Prison Population Swells When Republicans In White House
(IPS) WASHINGTON --
sentencing policies that have caused the U.S. prison population to soar over the past three decades have done little to reduce crime, but have devastated low-income, minority communities, according to a report released here Monday.
Titled "Unlocking America: Why and How to Reduce America's Prison Population," the report found that the U.S. prison population has increased nearly eightfold since 1973 -- 196,429 to 1.5 million -- while crime rates have remained virtually the same. If sentencing policies aren't adjusted, the 40-page report said, the prison population over the next five years will swell by another 192,000 prisoners, costing an additional $27.5 billion in construction and operational costs on top of the $60 billion already spent annually on corrections.
"Our contemporary laws and justice system practices exacerbate the crime problem, unnecessarily damage the lives of millions of people, waste tens of billions of dollars each year, and create less than ideal social and economic conditions in many sections of our largest American cities," said the report, which was co-authored by nine leading criminologists and penal experts and coordinated by the criminal justice research group JFA Associates.
Experts attribute the surge in U.S. prison population numbers to a shift in policies and attitudes originating in the 1960s and early 1970s that favoured a "tough on crime" approach resulting in longer and harsher sentencing.
Responding to an increase in crime during the 1960s, politicians scrambled to win votes by adopting this stance, explained New York University professor David F. Greenberg and one of the report's authors.
Mandatory sentencing is just one example of a "tough on crime" policy arising out of this era. In mandatory sentencing, adopted first by the state of California in 1973, certain crimes are linked with a minimum number of years' imprisonment, such as 15 years for possession of a "hard" illegal drug -- leaving the judge with no flexibility in sentencing.
"Many of these policies have been politically inspired," according to Marc Mauer, executive director of the Sentencing Project, a national organization whose mission is to promote fairness and effectiveness in the criminal justice system, and who spoke on a panel at the report's release on Monday.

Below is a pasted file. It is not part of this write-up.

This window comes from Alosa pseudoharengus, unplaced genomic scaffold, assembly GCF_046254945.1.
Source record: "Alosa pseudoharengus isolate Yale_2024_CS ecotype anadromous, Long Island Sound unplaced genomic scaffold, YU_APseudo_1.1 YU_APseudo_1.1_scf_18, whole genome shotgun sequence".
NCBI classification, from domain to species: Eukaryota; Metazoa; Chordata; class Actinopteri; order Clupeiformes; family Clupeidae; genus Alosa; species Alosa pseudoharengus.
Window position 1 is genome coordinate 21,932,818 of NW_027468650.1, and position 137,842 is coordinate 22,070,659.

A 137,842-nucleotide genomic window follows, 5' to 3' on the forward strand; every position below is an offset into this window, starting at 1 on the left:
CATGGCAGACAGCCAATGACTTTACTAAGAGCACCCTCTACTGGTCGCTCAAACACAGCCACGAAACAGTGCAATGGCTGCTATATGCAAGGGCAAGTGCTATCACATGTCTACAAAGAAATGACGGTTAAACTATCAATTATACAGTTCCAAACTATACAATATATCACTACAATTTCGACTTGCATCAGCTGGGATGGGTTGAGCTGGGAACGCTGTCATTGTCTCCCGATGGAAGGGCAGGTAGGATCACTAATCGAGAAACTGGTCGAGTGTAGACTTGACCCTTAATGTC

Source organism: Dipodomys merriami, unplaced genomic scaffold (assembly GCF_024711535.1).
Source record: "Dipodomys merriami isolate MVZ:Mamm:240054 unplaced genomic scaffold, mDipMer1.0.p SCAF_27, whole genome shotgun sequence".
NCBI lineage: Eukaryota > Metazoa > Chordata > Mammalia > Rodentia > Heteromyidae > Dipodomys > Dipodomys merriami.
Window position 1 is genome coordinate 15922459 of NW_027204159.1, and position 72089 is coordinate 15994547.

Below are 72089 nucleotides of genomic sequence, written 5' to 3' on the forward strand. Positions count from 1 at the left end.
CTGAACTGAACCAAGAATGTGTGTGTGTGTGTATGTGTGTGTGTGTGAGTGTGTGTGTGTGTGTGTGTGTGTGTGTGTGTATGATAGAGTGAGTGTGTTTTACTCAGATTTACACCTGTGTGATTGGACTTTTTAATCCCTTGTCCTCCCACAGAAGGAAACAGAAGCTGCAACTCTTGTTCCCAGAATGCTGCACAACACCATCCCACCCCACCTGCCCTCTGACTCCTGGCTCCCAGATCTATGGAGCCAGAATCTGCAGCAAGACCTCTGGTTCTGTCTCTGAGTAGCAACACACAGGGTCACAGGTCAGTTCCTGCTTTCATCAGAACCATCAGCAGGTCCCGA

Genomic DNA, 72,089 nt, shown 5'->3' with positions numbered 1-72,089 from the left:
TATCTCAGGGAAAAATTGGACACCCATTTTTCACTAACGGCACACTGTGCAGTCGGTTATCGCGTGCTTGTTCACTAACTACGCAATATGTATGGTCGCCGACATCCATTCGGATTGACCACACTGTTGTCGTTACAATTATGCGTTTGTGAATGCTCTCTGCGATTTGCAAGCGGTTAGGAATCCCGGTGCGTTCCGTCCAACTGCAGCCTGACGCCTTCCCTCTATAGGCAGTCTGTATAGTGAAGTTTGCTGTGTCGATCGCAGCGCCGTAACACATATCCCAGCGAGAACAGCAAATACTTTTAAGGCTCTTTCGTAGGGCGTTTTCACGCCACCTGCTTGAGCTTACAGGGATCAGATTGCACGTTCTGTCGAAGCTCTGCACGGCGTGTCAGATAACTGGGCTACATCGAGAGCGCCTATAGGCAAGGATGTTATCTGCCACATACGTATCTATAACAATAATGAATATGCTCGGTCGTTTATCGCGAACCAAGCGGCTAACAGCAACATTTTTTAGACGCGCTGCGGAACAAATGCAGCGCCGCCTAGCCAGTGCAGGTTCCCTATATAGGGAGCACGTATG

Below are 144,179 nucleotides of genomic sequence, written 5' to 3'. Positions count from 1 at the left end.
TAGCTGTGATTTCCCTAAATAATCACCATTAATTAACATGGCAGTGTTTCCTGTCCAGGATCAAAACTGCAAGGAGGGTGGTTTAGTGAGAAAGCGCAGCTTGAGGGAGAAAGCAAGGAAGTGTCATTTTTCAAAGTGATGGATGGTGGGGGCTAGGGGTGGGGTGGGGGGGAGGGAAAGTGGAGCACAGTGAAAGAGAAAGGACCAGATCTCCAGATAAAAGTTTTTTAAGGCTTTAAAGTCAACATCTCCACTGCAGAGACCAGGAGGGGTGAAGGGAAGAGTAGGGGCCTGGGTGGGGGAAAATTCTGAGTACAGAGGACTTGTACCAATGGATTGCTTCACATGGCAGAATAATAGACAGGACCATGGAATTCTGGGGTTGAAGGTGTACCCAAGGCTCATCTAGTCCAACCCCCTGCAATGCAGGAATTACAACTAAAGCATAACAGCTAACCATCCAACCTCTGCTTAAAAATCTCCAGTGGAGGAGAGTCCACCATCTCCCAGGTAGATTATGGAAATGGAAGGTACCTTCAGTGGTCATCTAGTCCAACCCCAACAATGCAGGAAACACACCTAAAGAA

In comparison with other Western countries, the same crimes in the U.S. are often met with much harsher sentences. U.S. prisoners receive sentences twice as long as English prisoners, three times as long as Canadian prisoners, four times as long as Dutch prisoners, and five to 10 times as long as French prisoners, the report said. Yet each of these countries has a lower rate of violent crime than the United States.
"If putting people in prison was the way to create a safe society, then we should be the safest society in the world," Mauer said. "And that's clearly not the case."
Furthermore, the U.S.'s bloated sentencing policies have had a devastating impact on low-income minority communities, the report highlighted. Incarceration rates for African-Americans and Latinos are more than six times higher than for whites, and 60 percent of the prison population is either black or Latino.
At current rates, the report said, one-third of all African-American males will go to prison in their lives.
This racial makeup of the U.S. prison population "should be setting off alarm bells," Mauer said.
As Greenberg and other experts see it, the disproportionately high number of African-American and Latino males in prison contributes to a "vicious cycle" of social breakdown.
"At a certain point, you're taking so many people out of low-income, minority neighborhoods that you're disrupting the fabric of those communities, taking father figures out of children's lives," Greenberg said.
To counteract the high social and economic costs of the current U.S. prison system, the report outlined a series of recommendations, including an increased emphasis on community-based therapeutic programs to avert the behaviors that lead to imprisonment, such as substance abuse.
According to the U.S. Justice Department, 30 to 40 percent of current prison admissions are "victimless" crimes, meaning that the criminal act poses little or no threat to others. Drug-related offenses comprise 31 percent of all prison admissions within this category.
Beyond community-based therapeutic care, policymakers must take action with regards to reforming U.S. sentencing laws, as well as on policies related to re-entry for prisoners who have completed their terms, the report said.
Reducing sentences, eliminating the use of prison for parole or probation violators, and decriminalising "victimless" crimes were all offered as policy alternatives to the status quo.
Current laws that exclude ex-prisoners from receiving welfare, public housing, and other subsidies should be revisited, the report said. In order to help ex-prisoners integrate back into society, subsidies could be offered to government agencies to hire ex-prisoners, thereby helping to diminish any hesitations these employers may have.
"Our recommendations would reestablish practices that were the norm in America for most of the previous century, when incarceration rates were a fraction of what they are today," said the report.
Advocates for prison reform hope that this research will inspire policymakers who have been intimidated in the past by a "tough on crime" political climate to instead raise their voices in favour of reducing incarceration rates.
"It's one thing to 'act tough' [on crime], but that doesn't necessarily mean increasing results in public safety," Mauer said. "This report is grounded in trying to look at what works -- and what doesn't work."
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Albion Monitor November
21, 2007 (http://www.albionmonitor.com)
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